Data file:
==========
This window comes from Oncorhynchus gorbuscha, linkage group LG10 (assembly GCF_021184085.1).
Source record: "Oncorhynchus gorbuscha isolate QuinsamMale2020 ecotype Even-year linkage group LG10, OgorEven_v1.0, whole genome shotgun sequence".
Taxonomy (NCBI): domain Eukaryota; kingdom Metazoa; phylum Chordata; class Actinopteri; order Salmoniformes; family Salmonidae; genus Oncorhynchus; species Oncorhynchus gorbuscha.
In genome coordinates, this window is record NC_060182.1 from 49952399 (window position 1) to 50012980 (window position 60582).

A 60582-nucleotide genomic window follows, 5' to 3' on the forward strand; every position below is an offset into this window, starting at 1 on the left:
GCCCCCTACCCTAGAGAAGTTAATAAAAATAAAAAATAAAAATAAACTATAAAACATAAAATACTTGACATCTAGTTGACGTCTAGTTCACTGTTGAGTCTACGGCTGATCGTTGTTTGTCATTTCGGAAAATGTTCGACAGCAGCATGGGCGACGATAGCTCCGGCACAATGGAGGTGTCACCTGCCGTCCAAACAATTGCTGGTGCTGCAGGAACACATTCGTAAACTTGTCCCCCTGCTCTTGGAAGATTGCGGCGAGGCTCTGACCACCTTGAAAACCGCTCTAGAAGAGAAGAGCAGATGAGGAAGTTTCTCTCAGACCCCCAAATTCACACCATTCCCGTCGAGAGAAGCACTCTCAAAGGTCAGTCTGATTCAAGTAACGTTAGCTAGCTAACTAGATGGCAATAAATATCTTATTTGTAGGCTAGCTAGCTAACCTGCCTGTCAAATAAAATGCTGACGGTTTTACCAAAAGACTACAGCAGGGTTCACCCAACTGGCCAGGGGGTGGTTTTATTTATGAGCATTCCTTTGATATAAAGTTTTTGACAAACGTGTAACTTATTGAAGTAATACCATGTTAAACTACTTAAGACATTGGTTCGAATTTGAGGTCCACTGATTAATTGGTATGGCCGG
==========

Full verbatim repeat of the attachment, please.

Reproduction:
This window comes from Oncorhynchus gorbuscha, linkage group LG10 (assembly GCF_021184085.1).
Source record: "Oncorhynchus gorbuscha isolate QuinsamMale2020 ecotype Even-year linkage group LG10, OgorEven_v1.0, whole genome shotgun sequence".
Taxonomy (NCBI): domain Eukaryota; kingdom Metazoa; phylum Chordata; class Actinopteri; order Salmoniformes; family Salmonidae; genus Oncorhynchus; species Oncorhynchus gorbuscha.
In genome coordinates, this window is record NC_060182.1 from 49952399 (window position 1) to 50012980 (window position 60582).

A 60582-nucleotide genomic window follows, 5' to 3' on the forward strand; every position below is an offset into this window, starting at 1 on the left:
GCCCCCTACCCTAGAGAAGTTAATAAAAATAAAAAATAAAAATAAACTATAAAACATAAAATACTTGACATCTAGTTGACGTCTAGTTCACTGTTGAGTCTACGGCTGATCGTTGTTTGTCATTTCGGAAAATGTTCGACAGCAGCATGGGCGACGATAGCTCCGGCACAATGGAGGTGTCACCTGCCGTCCAAACAATTGCTGGTGCTGCAGGAACACATTCGTAAACTTGTCCCCCTGCTCTTGGAAGATTGCGGCGAGGCTCTGACCACCTTGAAAACCGCTCTAGAAGAGAAGAGCAGATGAGGAAGTTTCTCTCAGACCCCCAAATTCACACCATTCCCGTCGAGAGAAGCACTCTCAAAGGTCAGTCTGATTCAAGTAACGTTAGCTAGCTAACTAGATGGCAATAAATATCTTATTTGTAGGCTAGCTAGCTAACCTGCCTGTCAAATAAAATGCTGACGGTTTTACCAAAAGACTACAGCAGGGTTCACCCAACTGGCCAGGGGGTGGTTTTATTTATGAGCATTCCTTTGATATAAAGTTTTTGACAAACGTGTAACTTATTGAAGTAATACCATGTTAAACTACTTAAGACATTGGTTCGAATTTGAGGTCCACTGATTAATTGGTATGGCCGG